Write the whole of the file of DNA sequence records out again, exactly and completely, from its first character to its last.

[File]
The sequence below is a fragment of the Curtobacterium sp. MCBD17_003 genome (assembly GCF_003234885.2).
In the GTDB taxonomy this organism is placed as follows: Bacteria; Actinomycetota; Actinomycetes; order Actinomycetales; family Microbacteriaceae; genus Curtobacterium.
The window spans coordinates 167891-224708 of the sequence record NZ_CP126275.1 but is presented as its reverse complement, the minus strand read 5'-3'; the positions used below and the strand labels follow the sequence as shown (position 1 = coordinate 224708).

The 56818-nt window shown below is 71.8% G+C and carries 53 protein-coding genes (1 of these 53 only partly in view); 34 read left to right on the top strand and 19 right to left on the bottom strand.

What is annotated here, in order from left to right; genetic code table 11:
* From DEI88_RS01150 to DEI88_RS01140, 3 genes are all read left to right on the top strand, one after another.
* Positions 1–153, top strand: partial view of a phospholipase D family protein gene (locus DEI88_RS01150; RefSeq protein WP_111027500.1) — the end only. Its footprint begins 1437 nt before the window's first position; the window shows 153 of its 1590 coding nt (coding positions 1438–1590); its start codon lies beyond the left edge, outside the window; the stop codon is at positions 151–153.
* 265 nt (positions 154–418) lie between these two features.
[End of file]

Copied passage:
The sequence below is a fragment of the Curtobacterium sp. MCBD17_003 genome (assembly GCF_003234885.2).
In the GTDB taxonomy this organism is placed as follows: Bacteria; Actinomycetota; Actinomycetes; order Actinomycetales; family Microbacteriaceae; genus Curtobacterium.
The window spans coordinates 167891-224708 of the sequence record NZ_CP126275.1 but is presented as its reverse complement, the minus strand read 5'-3'; the positions used below and the strand labels follow the sequence as shown (position 1 = coordinate 224708).

The 56818-nt window shown below is 71.8% G+C and carries 53 protein-coding genes (1 of these 53 only partly in view); 34 read left to right on the top strand and 19 right to left on the bottom strand.

What is annotated here, in order from left to right; genetic code table 11:
* From DEI88_RS01150 to DEI88_RS01140, 3 genes are all read left to right on the top strand, one after another.
* Positions 1–153, top strand: partial view of a phospholipase D family protein gene (locus DEI88_RS01150; RefSeq protein WP_111027500.1) — the end only. Its footprint begins 1437 nt before the window's first position; the window shows 153 of its 1590 coding nt (coding positions 1438–1590); its start codon lies beyond the left edge, outside the window; the stop codon is at positions 151–153.
* 265 nt (positions 154–418) lie between these two features.